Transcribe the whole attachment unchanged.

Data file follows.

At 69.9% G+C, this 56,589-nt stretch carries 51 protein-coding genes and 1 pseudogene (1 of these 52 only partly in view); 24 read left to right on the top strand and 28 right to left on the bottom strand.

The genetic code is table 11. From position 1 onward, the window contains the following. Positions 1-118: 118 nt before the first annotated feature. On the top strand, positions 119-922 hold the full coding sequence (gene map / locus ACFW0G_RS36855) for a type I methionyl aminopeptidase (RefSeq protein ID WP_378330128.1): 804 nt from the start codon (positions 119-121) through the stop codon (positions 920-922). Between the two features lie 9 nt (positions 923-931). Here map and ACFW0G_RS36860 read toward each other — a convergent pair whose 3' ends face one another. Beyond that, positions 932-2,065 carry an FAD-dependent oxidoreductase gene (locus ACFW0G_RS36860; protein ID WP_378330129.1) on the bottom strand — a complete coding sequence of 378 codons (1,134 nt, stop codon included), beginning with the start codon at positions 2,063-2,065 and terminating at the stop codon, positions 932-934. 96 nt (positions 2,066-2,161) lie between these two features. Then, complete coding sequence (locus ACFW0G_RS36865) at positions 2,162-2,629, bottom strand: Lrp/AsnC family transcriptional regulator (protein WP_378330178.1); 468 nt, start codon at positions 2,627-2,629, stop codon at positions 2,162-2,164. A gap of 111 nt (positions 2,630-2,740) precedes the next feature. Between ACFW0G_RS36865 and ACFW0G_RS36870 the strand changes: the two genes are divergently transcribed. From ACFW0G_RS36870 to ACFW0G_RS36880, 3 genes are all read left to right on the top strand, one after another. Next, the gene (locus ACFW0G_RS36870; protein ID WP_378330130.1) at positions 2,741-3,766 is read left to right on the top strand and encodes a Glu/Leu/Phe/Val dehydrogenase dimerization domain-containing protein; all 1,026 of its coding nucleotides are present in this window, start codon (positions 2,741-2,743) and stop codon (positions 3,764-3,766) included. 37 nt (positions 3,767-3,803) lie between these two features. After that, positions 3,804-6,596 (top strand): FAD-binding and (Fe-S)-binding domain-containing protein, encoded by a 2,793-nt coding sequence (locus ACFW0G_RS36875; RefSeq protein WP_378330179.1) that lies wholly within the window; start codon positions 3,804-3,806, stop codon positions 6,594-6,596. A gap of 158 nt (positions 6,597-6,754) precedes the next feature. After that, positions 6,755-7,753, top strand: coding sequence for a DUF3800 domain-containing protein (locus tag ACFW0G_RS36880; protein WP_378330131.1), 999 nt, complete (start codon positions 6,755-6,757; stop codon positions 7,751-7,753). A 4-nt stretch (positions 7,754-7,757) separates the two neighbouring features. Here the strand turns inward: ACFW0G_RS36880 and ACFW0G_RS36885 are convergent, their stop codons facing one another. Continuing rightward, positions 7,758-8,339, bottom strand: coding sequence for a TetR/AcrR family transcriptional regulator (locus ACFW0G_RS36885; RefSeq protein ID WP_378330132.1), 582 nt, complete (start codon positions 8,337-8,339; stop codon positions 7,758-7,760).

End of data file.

At 69.9% G+C, this 56,589-nt stretch carries 51 protein-coding genes and 1 pseudogene (1 of these 52 only partly in view); 24 read left to right on the top strand and 28 right to left on the bottom strand.

The genetic code is table 11. From position 1 onward, the window contains the following. Positions 1-118: 118 nt before the first annotated feature. On the top strand, positions 119-922 hold the full coding sequence (gene map / locus ACFW0G_RS36855) for a type I methionyl aminopeptidase (RefSeq protein ID WP_378330128.1): 804 nt from the start codon (positions 119-121) through the stop codon (positions 920-922). Between the two features lie 9 nt (positions 923-931). Here map and ACFW0G_RS36860 read toward each other — a convergent pair whose 3' ends face one another. Beyond that, positions 932-2,065 carry an FAD-dependent oxidoreductase gene (locus ACFW0G_RS36860; protein ID WP_378330129.1) on the bottom strand — a complete coding sequence of 378 codons (1,134 nt, stop codon included), beginning with the start codon at positions 2,063-2,065 and terminating at the stop codon, positions 932-934. 96 nt (positions 2,066-2,161) lie between these two features. Then, complete coding sequence (locus ACFW0G_RS36865) at positions 2,162-2,629, bottom strand: Lrp/AsnC family transcriptional regulator (protein WP_378330178.1); 468 nt, start codon at positions 2,627-2,629, stop codon at positions 2,162-2,164. A gap of 111 nt (positions 2,630-2,740) precedes the next feature. Between ACFW0G_RS36865 and ACFW0G_RS36870 the strand changes: the two genes are divergently transcribed. From ACFW0G_RS36870 to ACFW0G_RS36880, 3 genes are all read left to right on the top strand, one after another. Next, the gene (locus ACFW0G_RS36870; protein ID WP_378330130.1) at positions 2,741-3,766 is read left to right on the top strand and encodes a Glu/Leu/Phe/Val dehydrogenase dimerization domain-containing protein; all 1,026 of its coding nucleotides are present in this window, start codon (positions 2,741-2,743) and stop codon (positions 3,764-3,766) included. 37 nt (positions 3,767-3,803) lie between these two features. After that, positions 3,804-6,596 (top strand): FAD-binding and (Fe-S)-binding domain-containing protein, encoded by a 2,793-nt coding sequence (locus ACFW0G_RS36875; RefSeq protein WP_378330179.1) that lies wholly within the window; start codon positions 3,804-3,806, stop codon positions 6,594-6,596. A gap of 158 nt (positions 6,597-6,754) precedes the next feature. After that, positions 6,755-7,753, top strand: coding sequence for a DUF3800 domain-containing protein (locus tag ACFW0G_RS36880; protein WP_378330131.1), 999 nt, complete (start codon positions 6,755-6,757; stop codon positions 7,751-7,753). A 4-nt stretch (positions 7,754-7,757) separates the two neighbouring features. Here the strand turns inward: ACFW0G_RS36880 and ACFW0G_RS36885 are convergent, their stop codons facing one another. Continuing rightward, positions 7,758-8,339, bottom strand: coding sequence for a TetR/AcrR family transcriptional regulator (locus ACFW0G_RS36885; RefSeq protein ID WP_378330132.1), 582 nt, complete (start codon positions 8,337-8,339; stop codon positions 7,758-7,760).